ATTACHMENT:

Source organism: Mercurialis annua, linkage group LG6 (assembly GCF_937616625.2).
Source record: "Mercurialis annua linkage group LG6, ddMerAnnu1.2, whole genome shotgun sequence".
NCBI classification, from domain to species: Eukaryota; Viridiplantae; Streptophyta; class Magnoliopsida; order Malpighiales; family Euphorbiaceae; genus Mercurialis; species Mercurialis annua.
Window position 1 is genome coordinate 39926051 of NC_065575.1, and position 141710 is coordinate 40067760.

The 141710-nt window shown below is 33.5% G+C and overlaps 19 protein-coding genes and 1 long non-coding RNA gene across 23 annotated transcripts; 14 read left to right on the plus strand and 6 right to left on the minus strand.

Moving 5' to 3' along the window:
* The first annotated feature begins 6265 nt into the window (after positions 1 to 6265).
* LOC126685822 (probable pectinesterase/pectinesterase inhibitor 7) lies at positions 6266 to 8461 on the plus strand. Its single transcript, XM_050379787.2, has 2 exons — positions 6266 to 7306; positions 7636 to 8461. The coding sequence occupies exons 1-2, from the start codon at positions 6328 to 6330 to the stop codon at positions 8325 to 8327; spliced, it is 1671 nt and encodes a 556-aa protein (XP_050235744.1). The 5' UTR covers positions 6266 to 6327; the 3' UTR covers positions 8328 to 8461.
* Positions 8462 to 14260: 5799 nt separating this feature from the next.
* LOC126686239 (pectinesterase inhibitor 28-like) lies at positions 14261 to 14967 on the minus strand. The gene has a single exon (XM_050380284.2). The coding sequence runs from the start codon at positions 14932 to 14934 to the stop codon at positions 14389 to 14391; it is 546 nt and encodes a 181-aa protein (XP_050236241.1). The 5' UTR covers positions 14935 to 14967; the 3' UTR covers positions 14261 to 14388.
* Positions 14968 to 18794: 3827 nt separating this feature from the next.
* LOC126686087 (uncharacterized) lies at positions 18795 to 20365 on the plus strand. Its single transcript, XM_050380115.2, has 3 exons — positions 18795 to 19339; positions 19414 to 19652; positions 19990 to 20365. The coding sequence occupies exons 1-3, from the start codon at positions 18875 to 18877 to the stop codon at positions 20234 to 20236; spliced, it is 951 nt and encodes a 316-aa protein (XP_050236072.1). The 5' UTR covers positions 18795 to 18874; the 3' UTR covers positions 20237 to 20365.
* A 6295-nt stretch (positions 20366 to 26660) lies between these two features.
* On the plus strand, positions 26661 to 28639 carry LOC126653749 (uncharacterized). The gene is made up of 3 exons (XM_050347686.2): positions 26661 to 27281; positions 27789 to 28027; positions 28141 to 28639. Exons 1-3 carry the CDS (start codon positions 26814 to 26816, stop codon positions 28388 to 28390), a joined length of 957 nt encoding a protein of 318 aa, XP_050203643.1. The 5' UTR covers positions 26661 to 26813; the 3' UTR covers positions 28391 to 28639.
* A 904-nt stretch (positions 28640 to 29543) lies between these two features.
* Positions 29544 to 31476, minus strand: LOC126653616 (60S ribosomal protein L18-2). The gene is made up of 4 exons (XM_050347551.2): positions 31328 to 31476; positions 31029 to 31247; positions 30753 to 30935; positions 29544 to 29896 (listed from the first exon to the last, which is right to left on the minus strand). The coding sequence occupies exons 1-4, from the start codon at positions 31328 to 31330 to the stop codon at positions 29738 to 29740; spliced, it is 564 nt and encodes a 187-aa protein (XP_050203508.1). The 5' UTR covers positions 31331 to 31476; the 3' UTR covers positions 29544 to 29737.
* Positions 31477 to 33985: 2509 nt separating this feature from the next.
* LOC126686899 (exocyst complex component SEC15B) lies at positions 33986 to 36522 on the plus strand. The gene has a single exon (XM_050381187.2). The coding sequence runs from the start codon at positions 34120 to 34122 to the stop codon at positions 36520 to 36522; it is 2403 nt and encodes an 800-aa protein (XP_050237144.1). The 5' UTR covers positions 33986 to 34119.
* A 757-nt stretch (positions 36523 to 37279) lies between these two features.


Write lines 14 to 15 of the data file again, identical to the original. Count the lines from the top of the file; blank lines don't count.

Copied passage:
* On the plus strand, positions 26661 to 28639 carry LOC126653749 (uncharacterized). The gene is made up of 3 exons (XM_050347686.2): positions 26661 to 27281; positions 27789 to 28027; positions 28141 to 28639. Exons 1-3 carry the CDS (start codon positions 26814 to 26816, stop codon positions 28388 to 28390), a joined length of 957 nt encoding a protein of 318 aa, XP_050203643.1. The 5' UTR covers positions 26661 to 26813; the 3' UTR covers positions 28391 to 28639.
* A 904-nt stretch (positions 28640 to 29543) lies between these two features.